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Perfect Competitive Market

. . SUBJECT :BUSINESS ECONOMICS          Marks : 30 . . All questions are compulsory . . 1.Explain how profit maximizing output is determined in a a.Perfect Competitive market b.Monopoly c.Monopolistic market . 2.The estimated total cost function of firms is: . TC = Q0 + 2Q1 + 3Q2 + 4Q3 + 43210 . If the firms decides to produce 50 units of Q, what will be the estimated total, average and marginal costs of production? Show all the components of economic costs. . ***********************************************************************...

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Numerical Analysis Of Composite Materials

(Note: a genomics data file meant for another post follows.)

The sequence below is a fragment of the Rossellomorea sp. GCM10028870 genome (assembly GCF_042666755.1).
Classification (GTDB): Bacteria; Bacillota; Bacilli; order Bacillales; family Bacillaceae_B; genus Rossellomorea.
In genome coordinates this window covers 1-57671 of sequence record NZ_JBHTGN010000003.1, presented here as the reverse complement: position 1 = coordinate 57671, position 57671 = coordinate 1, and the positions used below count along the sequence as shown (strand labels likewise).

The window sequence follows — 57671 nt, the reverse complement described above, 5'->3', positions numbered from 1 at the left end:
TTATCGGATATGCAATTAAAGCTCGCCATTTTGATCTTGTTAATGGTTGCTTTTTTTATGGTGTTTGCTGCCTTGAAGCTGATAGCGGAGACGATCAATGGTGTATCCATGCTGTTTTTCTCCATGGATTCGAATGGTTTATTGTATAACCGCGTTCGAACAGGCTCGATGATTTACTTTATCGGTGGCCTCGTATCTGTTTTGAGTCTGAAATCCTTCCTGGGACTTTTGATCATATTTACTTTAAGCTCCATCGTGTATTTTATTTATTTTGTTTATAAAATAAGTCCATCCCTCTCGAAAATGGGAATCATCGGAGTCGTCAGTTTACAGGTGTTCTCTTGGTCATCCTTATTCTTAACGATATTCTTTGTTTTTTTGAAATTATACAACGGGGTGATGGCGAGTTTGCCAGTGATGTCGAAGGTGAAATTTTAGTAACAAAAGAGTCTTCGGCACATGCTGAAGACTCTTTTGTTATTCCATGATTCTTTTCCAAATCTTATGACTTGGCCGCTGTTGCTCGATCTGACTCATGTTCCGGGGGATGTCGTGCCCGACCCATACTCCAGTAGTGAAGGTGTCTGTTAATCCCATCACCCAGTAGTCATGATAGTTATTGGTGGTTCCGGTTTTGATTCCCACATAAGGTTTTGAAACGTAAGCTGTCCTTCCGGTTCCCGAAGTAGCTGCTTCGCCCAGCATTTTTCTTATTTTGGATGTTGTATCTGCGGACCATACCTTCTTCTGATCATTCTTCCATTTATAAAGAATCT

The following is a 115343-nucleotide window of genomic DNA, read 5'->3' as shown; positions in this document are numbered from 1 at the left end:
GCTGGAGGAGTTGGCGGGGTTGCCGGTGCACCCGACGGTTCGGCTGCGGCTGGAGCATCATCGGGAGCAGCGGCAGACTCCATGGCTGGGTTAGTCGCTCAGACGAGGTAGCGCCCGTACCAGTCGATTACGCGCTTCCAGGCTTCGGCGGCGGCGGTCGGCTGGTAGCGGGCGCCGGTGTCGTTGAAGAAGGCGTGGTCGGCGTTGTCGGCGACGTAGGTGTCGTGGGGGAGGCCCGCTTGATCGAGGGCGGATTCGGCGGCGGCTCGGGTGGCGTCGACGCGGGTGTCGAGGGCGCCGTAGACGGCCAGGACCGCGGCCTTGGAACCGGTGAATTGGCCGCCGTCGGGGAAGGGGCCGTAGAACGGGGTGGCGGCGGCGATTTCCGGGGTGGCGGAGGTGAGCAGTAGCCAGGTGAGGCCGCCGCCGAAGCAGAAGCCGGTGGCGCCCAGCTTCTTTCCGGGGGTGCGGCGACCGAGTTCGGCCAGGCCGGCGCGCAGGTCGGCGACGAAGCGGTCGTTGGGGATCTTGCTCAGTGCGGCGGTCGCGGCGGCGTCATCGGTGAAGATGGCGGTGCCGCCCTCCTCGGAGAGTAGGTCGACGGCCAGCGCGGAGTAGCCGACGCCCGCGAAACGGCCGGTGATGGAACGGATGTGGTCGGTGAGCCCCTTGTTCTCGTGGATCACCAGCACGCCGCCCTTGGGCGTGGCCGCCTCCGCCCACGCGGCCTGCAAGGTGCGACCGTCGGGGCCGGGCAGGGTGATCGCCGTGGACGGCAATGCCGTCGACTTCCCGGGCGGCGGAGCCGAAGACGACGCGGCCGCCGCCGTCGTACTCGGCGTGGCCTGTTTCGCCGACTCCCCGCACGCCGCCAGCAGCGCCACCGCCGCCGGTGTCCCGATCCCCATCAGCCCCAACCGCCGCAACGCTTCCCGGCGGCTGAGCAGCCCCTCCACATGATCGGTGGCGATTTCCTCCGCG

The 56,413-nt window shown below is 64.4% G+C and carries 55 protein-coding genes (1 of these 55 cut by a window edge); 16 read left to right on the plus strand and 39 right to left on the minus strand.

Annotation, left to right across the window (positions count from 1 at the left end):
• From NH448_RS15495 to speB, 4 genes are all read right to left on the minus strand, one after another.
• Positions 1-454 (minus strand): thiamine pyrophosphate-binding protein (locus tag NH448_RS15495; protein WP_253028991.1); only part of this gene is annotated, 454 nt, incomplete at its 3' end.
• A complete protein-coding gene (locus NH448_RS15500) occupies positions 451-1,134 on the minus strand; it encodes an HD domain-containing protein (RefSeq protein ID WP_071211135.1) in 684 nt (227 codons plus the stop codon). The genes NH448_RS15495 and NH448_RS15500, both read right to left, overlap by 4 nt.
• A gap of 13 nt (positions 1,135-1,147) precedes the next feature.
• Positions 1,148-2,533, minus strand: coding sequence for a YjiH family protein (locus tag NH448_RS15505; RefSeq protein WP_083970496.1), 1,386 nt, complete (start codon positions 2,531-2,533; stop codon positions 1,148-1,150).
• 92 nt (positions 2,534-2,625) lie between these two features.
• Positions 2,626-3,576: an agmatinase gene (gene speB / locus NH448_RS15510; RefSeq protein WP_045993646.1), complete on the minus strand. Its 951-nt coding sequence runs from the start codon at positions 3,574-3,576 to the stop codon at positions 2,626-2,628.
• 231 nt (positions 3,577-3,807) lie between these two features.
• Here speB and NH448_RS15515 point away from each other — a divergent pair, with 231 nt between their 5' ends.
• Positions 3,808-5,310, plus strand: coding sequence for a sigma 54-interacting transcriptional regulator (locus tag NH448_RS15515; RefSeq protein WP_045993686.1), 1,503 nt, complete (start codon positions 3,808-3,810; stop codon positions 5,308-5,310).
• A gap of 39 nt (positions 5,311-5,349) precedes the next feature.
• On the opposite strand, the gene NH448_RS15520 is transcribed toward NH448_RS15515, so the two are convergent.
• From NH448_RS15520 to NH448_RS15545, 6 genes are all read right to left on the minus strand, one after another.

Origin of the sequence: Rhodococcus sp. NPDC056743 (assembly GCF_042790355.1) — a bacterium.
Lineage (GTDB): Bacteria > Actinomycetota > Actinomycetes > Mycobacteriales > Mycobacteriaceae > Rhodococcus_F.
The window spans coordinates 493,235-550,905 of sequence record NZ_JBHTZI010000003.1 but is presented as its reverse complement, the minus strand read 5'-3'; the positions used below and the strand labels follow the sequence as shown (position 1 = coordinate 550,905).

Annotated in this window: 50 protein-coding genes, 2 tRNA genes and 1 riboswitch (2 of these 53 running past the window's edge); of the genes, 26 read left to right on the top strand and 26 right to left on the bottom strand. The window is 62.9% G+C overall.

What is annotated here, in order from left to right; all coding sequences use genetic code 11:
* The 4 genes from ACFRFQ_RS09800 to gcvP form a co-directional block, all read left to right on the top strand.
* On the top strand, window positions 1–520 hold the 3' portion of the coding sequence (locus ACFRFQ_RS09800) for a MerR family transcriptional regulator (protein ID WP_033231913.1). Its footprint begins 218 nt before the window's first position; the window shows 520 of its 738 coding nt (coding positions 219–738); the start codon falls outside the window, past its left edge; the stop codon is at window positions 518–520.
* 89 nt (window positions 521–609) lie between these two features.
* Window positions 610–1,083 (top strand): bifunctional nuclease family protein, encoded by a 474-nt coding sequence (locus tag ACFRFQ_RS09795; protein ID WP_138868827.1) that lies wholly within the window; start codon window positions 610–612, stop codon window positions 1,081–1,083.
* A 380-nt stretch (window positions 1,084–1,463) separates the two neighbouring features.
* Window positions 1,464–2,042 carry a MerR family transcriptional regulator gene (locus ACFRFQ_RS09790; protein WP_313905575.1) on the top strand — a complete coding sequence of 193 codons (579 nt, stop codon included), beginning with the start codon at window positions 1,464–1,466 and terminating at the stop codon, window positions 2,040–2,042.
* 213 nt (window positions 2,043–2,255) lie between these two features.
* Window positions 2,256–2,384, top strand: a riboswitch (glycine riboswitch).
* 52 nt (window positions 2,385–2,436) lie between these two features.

Materialenyt 1:2001, DSM (Danish Society for Materials Testing and Research) . Numerical analysis of composite materials Lauge Fuglsang Nielsen Abstract: A method is presented in this paper by which mechanical properties such as stiffness, eigenstrain/stress (e.g. shrinkage and thermal expansion), and physical properties (such as various conductivities with respect to heat, electricity, and chlorides) can be predicted for composite materials with variable geometries. A separate analysis of porous materials is made in a special section of the paper with strength estimates added to the list of composite properties considered above. The property of percolation (phase continuity) is also considered. The paper is not a ‘textbook’ in composite materials. It is a ‘users manual’ with operational introductions to the basics and running of the program COMP developed for computer analysis of composite materials. The program, which can be downloaded from the following address, is based on work previously made by the author in the area of composite materials. http://www.byg.dtu.dk/publicering/software_d.htm.          Introduction The composites considered in this paper are isotropic mixtures of two components: phase P and phase S. The amount of phase P in phase S is quantified by the so-called volume concentration defined by c = VP/(VP+VS) where volume is denoted by V. It is assumed that both phases exhibit linearity between response and gradient of potentials, which they are subjected to. For example: Mechanical stress versus deformation (Hooke’s law), heat flow versus temperature, flow of electricity versus electric potential, and diffusion of a substance versus concentration of substance. For simplicity – but also to reflect most composite problems encountered in practice – stiffness and stress results presented assume an elastic phase behaviour with Poisson’s ratios nP = nS = 0.2 (in practice nP » nS » 0.2). This means that, whenever stiffness and stress expressions are presented, they can be considered as generalized quantities, applying for any loading mode: shear, volumetric, as well as un-axial. This feature is explained in more details in a subsequent section (Composite analysis). The composite properties specifically considered in this paper are stiffness, eigenstrain (such as shrinkage and thermal expansion), and various conductivities (with respect to chloride or heat flow e.g.) as related to volume concentration, composite geometry, and phase properties: Young’s moduli EP and ES with stiffness ratio n = EP/ES, eigenstrains λP and λS, and conductivities QP and QS with conductivity ratio nQ = QP/QS. Normalized strength, S/So, of porous materials is also...